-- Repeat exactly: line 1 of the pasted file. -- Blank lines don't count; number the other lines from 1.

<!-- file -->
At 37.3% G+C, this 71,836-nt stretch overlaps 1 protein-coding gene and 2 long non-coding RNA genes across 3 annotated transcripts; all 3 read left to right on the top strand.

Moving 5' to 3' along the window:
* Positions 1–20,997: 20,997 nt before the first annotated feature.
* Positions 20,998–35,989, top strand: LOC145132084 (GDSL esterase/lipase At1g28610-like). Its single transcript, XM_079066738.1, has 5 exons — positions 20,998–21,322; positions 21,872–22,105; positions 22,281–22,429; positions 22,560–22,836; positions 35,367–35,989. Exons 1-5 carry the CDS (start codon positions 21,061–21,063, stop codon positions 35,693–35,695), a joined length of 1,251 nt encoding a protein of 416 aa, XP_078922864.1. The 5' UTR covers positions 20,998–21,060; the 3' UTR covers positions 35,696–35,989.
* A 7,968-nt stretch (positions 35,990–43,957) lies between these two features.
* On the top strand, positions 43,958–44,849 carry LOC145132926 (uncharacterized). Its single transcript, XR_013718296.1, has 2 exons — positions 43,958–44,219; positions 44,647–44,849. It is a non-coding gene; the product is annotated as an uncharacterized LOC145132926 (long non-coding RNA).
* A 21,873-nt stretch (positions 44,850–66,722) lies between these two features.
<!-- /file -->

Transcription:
At 37.3% G+C, this 71,836-nt stretch overlaps 1 protein-coding gene and 2 long non-coding RNA genes across 3 annotated transcripts; all 3 read left to right on the top strand.